. When a cricket ball is bowled it almost always bounces on the pitch, and the behaviour of the ball is greatly influenced by the condition of the pitch. As a consequence, detailed rules on the management of the pitch are necessary. This law contains the rules governing how pitches should be prepared, mown, rolled, and maintained.
Covering the pitch
. The pitch is said to be covered when the groundsmen have placed covers on it to protect it against rain or dew. The laws stipulate that the regulations on covering the pitch shall be agreed by both captains in advance. The decision concerning whether to cover the pitch greatly affects how the ball will react to the pitch surface, as a ball bounces differently on wet ground as compared to dry ground. The area beyond the pitch where a bowler runs s
. Before the game, the teams agree whether it is to be over one or two innings, and whether either or both innings are to be limited by time or by overs. In practice, these decisions are likely to be laid down by Competition Regulations, rather than pregame agreement. In twoinnings games, the sides bat alternately unless the followon (law 13) is enforced. An innings is closed once all batsmen are dismissed, no further batsmen are fit to play, the i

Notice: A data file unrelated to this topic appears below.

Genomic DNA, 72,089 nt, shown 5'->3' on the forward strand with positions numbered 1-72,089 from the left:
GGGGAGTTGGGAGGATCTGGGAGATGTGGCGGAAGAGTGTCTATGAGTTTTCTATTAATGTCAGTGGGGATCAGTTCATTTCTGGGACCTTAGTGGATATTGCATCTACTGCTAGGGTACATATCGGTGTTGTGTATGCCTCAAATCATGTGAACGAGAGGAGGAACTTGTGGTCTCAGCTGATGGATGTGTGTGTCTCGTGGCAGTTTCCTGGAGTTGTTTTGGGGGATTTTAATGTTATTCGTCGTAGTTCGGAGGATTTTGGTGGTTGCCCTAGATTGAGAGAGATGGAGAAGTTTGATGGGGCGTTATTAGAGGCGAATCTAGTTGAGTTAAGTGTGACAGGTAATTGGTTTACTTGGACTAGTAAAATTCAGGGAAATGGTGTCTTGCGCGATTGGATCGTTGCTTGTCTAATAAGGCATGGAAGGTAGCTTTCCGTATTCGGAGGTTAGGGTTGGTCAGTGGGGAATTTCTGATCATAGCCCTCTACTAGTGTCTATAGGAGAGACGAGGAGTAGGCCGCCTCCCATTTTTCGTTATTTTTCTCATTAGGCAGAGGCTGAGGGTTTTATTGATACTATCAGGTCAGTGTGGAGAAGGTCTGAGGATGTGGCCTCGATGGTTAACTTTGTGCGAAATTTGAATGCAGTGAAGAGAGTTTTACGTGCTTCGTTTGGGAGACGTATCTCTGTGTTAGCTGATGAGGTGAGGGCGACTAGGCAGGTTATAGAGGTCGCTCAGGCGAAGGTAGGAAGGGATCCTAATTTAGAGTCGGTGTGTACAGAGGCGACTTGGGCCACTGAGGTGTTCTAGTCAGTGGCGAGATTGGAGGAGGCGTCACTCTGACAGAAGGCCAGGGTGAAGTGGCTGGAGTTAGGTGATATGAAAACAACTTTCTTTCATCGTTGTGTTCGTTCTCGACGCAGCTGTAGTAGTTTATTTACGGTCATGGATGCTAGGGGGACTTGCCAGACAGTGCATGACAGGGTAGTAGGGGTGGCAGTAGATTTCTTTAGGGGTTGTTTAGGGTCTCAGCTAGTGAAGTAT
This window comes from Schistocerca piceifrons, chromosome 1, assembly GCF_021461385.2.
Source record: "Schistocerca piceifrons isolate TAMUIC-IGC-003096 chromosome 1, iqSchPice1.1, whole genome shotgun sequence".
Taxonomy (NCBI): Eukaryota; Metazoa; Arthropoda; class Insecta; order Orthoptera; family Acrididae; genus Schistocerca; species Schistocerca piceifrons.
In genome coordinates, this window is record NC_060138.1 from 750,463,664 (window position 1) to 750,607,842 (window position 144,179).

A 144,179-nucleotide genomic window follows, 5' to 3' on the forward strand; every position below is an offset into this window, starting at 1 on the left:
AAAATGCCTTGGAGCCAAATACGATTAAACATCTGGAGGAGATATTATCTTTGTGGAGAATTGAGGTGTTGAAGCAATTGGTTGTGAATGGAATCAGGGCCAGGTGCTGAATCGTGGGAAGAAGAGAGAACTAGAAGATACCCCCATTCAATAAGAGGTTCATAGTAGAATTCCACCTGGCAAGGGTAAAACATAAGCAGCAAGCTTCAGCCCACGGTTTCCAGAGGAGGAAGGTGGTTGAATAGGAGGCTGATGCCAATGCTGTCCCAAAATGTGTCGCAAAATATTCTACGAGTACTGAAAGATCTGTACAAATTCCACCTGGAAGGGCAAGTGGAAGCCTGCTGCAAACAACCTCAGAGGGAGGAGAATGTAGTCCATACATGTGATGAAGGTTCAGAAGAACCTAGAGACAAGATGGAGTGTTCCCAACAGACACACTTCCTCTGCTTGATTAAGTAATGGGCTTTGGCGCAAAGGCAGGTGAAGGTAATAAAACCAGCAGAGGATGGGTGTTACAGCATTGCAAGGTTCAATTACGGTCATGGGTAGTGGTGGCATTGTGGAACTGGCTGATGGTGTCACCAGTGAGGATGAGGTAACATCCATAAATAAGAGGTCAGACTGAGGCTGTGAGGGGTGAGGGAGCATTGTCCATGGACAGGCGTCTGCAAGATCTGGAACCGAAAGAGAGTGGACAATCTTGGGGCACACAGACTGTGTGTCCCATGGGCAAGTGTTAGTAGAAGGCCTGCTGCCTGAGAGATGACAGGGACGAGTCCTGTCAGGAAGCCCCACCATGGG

The follow on
. In a two innings match, if the side batting second scores substantially fewer runs than the side batting first, the side that batted first can force their opponents to bat again immediately. The side that enforced the followon risks not getting to bat again and thus the chance of winning. For a game of five or more days, the side batting first must be at least 200 runs ahead to enforce the followon; for a three or fourday game, 150 runs; for a tw
Declaration and forfeiture
. The batting captain can declare an innings closed at any time when the ball is dead. He may also forfeit his innings before it has started.